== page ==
Dreaming of a green Christmas

IT’S time to take a deep breath and get happy... or... the best things in life are free! Personally I love these days leading up to the shortest day of winter solstice and Christmas, the stark beauty of the trees, the frosty earth and pink morning skies can really take your breath away.

IT’S time to take a deep breath and get happy... or... the best things in life are free! Personally I love these days leading up to the shortest day of winter solstice and Christmas, the stark beauty of the trees, the frosty earth and pink morning skies can really take your breath away.

Sinead Murray

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But with the festive season in full swing it’s easy to get lost in the mayhem of Christmas shopping and general madness. And while I know it’s not that inviting to get up and out on the very cold wet days, read on as it might give you some incentive to do so on the dry ones!

There is calmness to be had out of doors whether it’s pottering about on your own small plot or out walking in the woods and I have long believed that gardening is therapeutic and now its seems science agrees. It has been discovered that a bacterium called Mycobacterium vaccae found in garden soil can contribute to making us feel happy. So how does this happen? Well, when my mum said that” a dirty child is a happy child “ she wasn’t far off. When this friendly bacteria is inhaled or eaten or enters the skin through a cut, the body’s immune response to it causes the brain to produce the mood chemical Serotonin - a lack of which can be a factor in depression. Also without getting too scientific , walking and working in nature also allows us to benefit from another life giving kind of air vitamin - negative ions . Once these little fellows reach our bloodstream the are believed to produce biochemical reactions that increase levels of serotonin, helping to alleviate depression, relieve stress, and boost our immune system and daytime energy. So for a dose of negative ion happiness and stress relief think mountain walks, pine wood forests, and oceans.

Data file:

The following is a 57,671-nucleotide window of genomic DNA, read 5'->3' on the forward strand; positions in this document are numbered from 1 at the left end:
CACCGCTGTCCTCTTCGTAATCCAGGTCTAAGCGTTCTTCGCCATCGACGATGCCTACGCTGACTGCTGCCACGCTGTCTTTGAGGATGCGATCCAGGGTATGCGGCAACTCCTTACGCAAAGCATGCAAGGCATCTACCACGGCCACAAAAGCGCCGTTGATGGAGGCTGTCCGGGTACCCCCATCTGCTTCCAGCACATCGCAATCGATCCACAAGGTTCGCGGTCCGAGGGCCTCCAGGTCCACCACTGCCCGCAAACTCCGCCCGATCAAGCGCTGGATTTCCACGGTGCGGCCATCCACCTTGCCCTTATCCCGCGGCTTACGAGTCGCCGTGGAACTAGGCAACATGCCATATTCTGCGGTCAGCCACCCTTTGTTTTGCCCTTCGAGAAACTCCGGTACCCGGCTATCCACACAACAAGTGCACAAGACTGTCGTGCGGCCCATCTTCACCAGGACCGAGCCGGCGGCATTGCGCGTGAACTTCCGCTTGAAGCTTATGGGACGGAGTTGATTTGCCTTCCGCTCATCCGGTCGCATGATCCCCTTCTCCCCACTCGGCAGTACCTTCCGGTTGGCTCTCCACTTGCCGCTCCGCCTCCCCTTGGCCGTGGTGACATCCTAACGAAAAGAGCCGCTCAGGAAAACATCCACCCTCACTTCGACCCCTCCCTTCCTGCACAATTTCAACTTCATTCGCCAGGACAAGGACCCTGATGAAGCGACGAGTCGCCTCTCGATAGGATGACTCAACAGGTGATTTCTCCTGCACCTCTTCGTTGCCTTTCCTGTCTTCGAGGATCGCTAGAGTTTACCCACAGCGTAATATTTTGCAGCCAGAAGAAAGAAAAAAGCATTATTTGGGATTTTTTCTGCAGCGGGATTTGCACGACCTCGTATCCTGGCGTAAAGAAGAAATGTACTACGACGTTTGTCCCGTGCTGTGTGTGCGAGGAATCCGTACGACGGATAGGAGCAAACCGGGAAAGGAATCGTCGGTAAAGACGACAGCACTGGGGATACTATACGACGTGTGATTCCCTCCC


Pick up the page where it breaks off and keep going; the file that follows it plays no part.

Deck the halls....

So get outside and get some free festive cheer, and while out walking gather in some greenery, Ivy is plentiful and beautiful. A tip once from a florist friend is that if you soak ivy strands overnight in a bucket of water they last much longer. Although sprigs of holly are beautiful there are plenty of other berried evergreens at this time of year and don’t forget you can add bunches of fake red berries and ribbons to add colour. Put your winter greenery in vases of rain water if possible and mist occasionally to prolong the gloss and freshness. A cool hallway is perhaps the best place to prolong the freshness of your display. And finally on the subject gather your berried branches before the birds pick the lot! Keep cut branches in a cool place in buckets of water. A shed is fine for this as plants don’t need much light.

Christmas trees need water, treat them like a big cut flower. When you get your tree home, cut off 3 cm off the bottom and stand it in water if possible. Top it up regularly. By the way, a real Christmas tree in your living room will release negative ions , not to mention fill the house with that wonderful fresh smell.

Jobs for now....

Outside in the garden keep hoeing off chickweed as it can set seed in the darkest of days!

Take some hardwood cuttings after the leaves have fallen off them.

Easy plants to try include willow (Salix) - (you could grow your own “fedge” with willow now), buddleja and dogwood (Cornus).

Follow these easy steps to increase your shrubby displays (or beg a cutting from your neighbour).

Cut pencil thick lengths (15-20cm) of woody, new growth. Make the cut above a bud at the top and below a bud at the bottom of the cutting. Choose a sheltered spot in the garden, out of direct sunlight but not in heavy shade. Push the cuttings into a slit made in the soil with a spade. Fill in with soil, leaving a couple of buds exposed. If you have heavy soil, line the slit with sand for drainage. Label and water in dry weather. Leave the cuttings until the following autumn when they will have rooted and be ready to move either into pots or to their planting position

Grow a deciduous hedge from hardwood cuttings - space cuttings 1 foot apart, placing extras at the end of the row to replace those that fail to root.

Plant hedges from bare root trees and shrubs. There are many to choose from...beech, hazel, hawthorn,birch elder, dogwoods, blackthorn, dog rose, holly, privet,the list is long!

Sow onion seeds in early January.

Plant up pots with evergreen plants and mini-shrubs and winter flowering plants such as pansies or violas. Position where you can see them easily and enjoy the display through these short winter days.